18 Jul 2022
Officials from Zimbabwe’s central bank are planning to hold talks with retailers on Tuesday in regard to price hikes.
According to a report by the Sunday Mail, the bank’s Financial Intelligence Unit (FIU) will meet with retailers and manufacturers to discuss the price increases placed on consumer goods. The talks follow mounting concerns certain businesses throughout the country are accessing funds from the Reserve Bank of Zimbabwe’s (RBZ) weekly foreign exchange auction, then pegging prices to black market currency rates, the report states. This is helping to drive up exorbitant price increases for consumers.
Following the meeting, the Financial Intelligence Unit and police are planning an “intensive blitz” to seek out and take legal steps against the perpetrators, according to the FIU’s director-general, Oliver Chiperesa.
The Zimbabwean Dollar is the worst performing currency in Africa, Bloomberg reports, weakening 72% against the Dollar so far in 2022. The Zimbabwean Dollar officially trades at Z$391 per U.S. Dollar, but is weaker on the parallel market where it is quoted as between Z$600 to Z$800 per Dollar.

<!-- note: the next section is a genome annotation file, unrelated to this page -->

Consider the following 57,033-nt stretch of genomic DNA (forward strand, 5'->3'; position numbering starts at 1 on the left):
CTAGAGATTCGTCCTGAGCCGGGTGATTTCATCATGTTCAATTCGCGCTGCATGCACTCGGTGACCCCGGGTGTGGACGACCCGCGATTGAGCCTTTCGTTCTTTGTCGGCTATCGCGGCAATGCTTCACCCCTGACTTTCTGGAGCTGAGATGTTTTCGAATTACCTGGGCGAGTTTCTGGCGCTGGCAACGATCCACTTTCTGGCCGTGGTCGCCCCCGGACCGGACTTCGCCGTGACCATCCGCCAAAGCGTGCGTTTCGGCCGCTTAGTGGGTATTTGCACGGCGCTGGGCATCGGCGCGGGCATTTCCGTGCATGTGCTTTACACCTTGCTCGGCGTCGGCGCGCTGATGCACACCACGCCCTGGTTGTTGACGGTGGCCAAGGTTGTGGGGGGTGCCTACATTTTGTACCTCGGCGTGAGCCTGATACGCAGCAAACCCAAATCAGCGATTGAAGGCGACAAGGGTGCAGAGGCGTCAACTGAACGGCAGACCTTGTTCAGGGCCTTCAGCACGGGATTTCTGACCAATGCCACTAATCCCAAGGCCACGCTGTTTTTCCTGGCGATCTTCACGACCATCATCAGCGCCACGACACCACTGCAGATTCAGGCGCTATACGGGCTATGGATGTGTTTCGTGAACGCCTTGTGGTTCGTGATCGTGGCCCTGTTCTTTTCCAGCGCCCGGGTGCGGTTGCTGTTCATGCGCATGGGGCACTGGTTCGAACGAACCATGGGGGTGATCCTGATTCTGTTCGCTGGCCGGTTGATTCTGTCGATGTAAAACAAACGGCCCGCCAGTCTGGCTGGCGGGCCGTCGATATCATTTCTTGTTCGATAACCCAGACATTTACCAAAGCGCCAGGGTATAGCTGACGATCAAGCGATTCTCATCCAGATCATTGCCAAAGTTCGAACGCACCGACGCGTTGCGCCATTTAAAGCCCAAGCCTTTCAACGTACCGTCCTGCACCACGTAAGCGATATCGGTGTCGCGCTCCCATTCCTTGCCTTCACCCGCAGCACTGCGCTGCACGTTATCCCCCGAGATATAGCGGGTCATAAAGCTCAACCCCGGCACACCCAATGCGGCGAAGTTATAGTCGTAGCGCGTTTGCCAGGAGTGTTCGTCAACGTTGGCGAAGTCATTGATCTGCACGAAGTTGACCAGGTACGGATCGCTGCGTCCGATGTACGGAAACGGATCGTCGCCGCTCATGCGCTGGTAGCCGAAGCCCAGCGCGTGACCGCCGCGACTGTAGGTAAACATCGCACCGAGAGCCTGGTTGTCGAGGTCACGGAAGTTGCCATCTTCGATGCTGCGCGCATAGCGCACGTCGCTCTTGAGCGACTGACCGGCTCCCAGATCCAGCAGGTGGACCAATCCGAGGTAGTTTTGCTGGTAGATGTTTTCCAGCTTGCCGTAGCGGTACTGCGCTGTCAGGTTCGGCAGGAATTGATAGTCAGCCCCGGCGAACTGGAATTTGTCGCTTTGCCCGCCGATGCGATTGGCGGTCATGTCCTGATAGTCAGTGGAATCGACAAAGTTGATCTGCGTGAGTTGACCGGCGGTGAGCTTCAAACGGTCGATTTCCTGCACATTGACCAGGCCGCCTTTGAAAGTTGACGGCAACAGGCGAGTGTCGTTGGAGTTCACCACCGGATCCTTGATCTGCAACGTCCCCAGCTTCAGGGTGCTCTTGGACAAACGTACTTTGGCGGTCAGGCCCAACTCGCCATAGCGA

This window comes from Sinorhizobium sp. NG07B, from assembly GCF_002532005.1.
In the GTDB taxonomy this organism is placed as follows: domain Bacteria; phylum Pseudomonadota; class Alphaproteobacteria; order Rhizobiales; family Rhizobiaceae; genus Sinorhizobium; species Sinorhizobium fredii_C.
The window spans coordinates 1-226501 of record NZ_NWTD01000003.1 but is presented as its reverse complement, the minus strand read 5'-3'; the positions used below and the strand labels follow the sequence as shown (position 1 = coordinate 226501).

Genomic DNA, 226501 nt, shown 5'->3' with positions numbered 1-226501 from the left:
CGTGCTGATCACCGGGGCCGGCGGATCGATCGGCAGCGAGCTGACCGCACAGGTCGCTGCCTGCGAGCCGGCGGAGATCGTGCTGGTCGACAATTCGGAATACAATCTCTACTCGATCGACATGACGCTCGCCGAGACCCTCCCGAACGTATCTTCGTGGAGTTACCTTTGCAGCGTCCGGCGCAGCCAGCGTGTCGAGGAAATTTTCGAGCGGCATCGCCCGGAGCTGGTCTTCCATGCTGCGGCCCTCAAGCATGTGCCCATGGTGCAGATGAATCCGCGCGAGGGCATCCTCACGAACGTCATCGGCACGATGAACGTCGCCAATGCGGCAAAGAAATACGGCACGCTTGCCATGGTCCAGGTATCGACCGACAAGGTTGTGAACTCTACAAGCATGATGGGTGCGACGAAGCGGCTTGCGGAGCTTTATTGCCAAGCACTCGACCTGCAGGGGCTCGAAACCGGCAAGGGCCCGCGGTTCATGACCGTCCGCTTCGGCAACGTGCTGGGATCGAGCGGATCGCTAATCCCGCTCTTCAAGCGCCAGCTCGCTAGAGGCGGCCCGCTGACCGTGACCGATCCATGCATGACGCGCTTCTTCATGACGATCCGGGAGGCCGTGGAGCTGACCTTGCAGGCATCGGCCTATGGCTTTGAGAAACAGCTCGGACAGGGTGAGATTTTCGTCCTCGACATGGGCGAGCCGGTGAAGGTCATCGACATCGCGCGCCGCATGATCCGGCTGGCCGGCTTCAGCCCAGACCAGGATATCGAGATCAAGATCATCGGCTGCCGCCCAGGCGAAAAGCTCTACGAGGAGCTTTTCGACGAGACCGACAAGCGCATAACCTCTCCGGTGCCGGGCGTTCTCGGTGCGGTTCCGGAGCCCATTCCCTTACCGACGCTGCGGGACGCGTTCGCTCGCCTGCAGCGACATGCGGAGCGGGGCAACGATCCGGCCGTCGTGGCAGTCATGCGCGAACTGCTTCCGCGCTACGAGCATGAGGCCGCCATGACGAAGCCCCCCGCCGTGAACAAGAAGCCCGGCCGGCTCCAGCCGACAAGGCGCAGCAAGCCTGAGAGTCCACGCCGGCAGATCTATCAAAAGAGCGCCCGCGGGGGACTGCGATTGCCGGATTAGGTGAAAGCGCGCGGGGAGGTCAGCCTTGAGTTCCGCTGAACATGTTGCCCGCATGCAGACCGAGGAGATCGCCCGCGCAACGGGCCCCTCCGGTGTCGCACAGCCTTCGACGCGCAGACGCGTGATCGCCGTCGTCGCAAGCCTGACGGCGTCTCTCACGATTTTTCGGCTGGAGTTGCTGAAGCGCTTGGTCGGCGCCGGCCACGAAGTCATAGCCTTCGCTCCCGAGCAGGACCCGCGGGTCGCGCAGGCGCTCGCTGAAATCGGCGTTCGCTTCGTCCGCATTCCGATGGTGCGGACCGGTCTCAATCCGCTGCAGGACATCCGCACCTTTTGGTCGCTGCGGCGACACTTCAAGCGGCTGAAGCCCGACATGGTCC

Steps taken to protect the currency have included hiking interest rates to 200%, a global high. Annual inflation in the country soared to a 13-month high of 192% last month.
Last week, Zimbabwe’s Finance Minister Mthuli Ncube cautioned that retailers could lose their operating licences if they refuse to accept local currency by consumers.
Confederation of Zimbabwe Retailers president, Denford Mutashu urged businesses to comply: “The retail and wholesale sector must obey the law and give us an opportunity to seek redress on areas that each of the members may feel aggrieved about. We have got to comply with the law and continue to engage with authorities.”